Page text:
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When and why should a waterproofing membrane be used in conjunction with a stone installation? What are some of the specific areas that make sense to use a waterproofing membrane? Some of the obvious use areas are showers, spas, steam rooms, fountains and pools. These are generally considered “constant wet areas” and by building code and design specification, a waterproofing membrane must be used to protect spaces below and adjacent to the stone installation. The Tile Council of North America’s Handbook for Ceramic Tile Installations provides many details that depict the use of a waterproofing membrane in an array of installation methods, including walls, floors, decks, tubs, showers and pools.
In addition to the “constant wet area” applications, a waterproofing membrane can also be used in “intermittent wet area” applications. For instance, the floor areas outside of a tub or shower are great candidates for waterproofing membrane treatments. In many cases, water spills or splashes out onto these areas and if left untreated, the water can migrate through the stone and grout and affect the substrate and the spaces below. Even minor water damage can prove to be very costly to repair.
It is also important to note that many of the waterproofing membranes available today also serve as anti-fracture membranes and help to reduce the potential for hairline shrinkage and “spider web cracks” from telegraphing through to the stone surface.
An excellent use area for these dual functioning membranes is electric radiant heat flooring systems and hydronic floor heating systems. The membrane not only protects the spaces below and around the stone installation and the heating system, but it also helps to reduce the effects of thermal cycling that these types of installations can experience. One of these effects is the expansion and contraction of the stone and the installation system. This movement can cause small hairline cracks to transmit up through the stone finish. The use of these membranes helps to reduce the potential for this occurring.
Other areas that can also be waterproofed include tub decks and surrounds, shower walls and ceilings, countertops, kitchens, exterior facades, building and home entry areas and mud rooms - just to mention a few.
It has been proven that the use of waterproofing membranes within stone installations significantly reduces the potential for mold and mildew in wet areas. Some of today’s waterproofing membranes come equipped with anti-microbial protection, which help to fight off the effects of stain-causing mold and mildew.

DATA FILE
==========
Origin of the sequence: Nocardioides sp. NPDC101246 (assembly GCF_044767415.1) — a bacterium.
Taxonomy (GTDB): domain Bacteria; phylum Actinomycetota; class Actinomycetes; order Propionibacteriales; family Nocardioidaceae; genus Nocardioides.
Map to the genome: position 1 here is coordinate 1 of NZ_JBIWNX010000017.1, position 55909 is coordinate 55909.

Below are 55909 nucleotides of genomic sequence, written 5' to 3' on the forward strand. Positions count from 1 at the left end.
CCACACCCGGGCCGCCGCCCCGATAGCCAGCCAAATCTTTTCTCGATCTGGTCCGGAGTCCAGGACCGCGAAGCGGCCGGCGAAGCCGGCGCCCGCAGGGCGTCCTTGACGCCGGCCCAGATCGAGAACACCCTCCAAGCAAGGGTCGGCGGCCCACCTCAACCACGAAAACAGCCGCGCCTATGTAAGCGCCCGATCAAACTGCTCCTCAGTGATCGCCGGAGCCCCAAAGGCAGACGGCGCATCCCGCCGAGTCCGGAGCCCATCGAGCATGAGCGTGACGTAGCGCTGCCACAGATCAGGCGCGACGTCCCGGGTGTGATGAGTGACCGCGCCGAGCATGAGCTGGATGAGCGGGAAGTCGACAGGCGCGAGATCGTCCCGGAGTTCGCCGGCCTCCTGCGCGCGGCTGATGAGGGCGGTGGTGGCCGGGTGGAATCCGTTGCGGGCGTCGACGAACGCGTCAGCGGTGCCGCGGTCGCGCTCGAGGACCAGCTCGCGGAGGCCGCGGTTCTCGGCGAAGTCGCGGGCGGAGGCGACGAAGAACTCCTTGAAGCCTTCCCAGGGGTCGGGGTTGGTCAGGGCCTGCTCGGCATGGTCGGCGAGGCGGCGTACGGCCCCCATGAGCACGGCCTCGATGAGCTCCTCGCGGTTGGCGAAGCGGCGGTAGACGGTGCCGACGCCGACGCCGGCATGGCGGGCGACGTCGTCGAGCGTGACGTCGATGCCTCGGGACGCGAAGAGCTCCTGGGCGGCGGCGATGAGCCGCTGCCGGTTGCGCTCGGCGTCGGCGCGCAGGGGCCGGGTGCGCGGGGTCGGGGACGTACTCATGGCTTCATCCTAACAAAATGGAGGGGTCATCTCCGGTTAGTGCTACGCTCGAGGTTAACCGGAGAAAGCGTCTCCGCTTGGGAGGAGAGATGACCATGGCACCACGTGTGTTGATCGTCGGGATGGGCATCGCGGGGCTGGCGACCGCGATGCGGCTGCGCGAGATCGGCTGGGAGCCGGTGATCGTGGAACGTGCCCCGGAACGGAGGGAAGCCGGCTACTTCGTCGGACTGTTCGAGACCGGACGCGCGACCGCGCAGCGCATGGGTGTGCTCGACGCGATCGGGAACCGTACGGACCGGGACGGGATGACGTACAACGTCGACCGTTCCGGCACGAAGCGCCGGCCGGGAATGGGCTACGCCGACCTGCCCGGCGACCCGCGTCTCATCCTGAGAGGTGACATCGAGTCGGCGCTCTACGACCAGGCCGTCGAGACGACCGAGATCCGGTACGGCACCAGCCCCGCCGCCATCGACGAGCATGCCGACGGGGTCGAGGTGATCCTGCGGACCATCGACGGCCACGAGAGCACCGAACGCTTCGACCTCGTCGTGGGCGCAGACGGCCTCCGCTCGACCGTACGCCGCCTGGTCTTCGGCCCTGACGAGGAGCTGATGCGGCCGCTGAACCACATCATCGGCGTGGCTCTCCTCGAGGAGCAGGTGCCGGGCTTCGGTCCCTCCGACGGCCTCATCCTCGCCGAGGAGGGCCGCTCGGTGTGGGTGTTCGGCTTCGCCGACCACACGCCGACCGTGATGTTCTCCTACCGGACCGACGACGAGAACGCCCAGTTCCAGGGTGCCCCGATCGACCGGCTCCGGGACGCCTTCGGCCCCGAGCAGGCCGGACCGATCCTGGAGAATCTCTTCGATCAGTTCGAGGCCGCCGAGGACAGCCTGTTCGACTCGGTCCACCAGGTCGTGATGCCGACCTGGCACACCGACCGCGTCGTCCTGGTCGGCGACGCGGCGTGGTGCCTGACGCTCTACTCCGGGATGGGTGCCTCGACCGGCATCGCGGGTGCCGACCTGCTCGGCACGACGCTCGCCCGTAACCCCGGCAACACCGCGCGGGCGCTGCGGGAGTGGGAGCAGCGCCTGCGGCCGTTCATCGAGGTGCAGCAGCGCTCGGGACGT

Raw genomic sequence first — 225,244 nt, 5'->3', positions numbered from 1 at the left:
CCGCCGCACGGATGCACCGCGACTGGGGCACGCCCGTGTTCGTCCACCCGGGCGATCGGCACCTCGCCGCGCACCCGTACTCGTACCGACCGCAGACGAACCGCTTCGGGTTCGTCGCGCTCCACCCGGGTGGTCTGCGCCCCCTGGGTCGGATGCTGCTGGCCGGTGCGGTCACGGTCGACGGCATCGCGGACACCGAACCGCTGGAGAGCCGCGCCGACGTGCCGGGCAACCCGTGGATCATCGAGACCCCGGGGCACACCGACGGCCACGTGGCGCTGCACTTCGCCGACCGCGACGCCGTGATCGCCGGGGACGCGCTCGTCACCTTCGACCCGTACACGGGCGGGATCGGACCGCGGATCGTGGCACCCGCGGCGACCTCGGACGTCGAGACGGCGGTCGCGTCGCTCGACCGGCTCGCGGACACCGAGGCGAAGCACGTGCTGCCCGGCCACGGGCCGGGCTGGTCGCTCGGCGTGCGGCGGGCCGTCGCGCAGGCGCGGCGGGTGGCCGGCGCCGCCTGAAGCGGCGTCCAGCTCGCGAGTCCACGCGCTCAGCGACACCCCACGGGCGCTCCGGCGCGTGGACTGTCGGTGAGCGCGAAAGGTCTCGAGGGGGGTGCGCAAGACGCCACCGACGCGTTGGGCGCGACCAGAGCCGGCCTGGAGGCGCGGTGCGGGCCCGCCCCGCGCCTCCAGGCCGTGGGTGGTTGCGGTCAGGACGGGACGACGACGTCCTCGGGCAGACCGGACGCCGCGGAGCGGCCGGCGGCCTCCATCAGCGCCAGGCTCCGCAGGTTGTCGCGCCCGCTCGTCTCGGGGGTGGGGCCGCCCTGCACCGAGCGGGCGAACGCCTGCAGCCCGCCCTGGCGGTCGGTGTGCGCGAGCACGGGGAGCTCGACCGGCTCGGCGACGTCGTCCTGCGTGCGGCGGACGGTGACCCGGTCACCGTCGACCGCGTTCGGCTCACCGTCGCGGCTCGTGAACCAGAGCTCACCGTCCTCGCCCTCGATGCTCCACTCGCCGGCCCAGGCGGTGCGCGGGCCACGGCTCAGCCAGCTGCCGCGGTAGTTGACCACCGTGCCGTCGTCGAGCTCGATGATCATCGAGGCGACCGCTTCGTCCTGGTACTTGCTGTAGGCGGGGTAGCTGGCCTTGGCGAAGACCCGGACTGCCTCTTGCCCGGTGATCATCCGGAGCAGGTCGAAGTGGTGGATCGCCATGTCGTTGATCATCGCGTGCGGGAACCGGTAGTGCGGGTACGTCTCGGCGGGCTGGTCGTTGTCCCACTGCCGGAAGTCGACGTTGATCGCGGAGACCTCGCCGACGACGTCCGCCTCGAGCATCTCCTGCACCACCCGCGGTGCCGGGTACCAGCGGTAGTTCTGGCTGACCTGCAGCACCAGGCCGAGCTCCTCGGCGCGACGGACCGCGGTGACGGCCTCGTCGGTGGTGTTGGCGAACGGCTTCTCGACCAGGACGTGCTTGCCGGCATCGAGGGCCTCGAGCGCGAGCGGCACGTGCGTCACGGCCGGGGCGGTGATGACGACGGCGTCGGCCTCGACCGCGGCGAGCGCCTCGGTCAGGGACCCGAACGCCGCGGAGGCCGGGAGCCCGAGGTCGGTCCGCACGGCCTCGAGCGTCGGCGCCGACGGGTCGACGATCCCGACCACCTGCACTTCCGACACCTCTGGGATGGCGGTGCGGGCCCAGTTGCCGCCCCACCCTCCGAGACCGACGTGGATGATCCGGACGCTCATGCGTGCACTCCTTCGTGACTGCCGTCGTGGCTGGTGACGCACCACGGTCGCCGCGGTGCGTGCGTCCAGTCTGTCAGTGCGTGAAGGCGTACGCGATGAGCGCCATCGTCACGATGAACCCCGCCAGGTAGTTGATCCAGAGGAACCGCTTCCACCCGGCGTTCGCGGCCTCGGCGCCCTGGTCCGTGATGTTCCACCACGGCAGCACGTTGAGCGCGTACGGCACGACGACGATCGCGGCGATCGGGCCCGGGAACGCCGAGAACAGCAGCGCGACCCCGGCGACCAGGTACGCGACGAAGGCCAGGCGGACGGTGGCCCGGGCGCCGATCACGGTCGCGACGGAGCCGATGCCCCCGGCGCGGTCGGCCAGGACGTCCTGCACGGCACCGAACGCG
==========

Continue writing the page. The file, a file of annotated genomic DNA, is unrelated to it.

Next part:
Waterproofing membranes also help to keep homes and buildings healthy. They help to prevent the occurrence of poor indoor air quality by protecting against the effects of water damage - including rot, deterioration of building materials, mold and mildew. A few select waterproofing membranes are certified by specific government-endorsed air quality monitoring services.
Generally, waterproofing mem-branes for the stone and tile industry fall into three categories:
1. Liquid latex rubber-applied type
2. Sheet type
3. Reinforced latex-fortified Portland cement type
Within these categories are many membranes, which are thin and load bearing, adding no appreciable thickness to the installation and are fully compatible with latex-fortified Portland cement-based thinset and medium bed mortars. Usually, in most cases, a full latex-fortified mortar bed can also be applied over these waterproofing membranes.
In order to apply the waterproofing membrane, the appropriate substrates should be properly prepared in a similar manner as if a direct-bond, latex-fortified Portland cement thinset mortar were to be applied.
In conclusion, stone can be successfully installed in wet area applications both for interior and even in demanding exterior applications. The use of waterproofing membranes makes sense in many stone applications. The investment that is made in selecting and installing these systems requires that consideration be given to this installation feature. The added cost to include a waterproofing membrane in the stone installation is small when compared to the potential repair or replacement costs that may arise from water and moisture damage.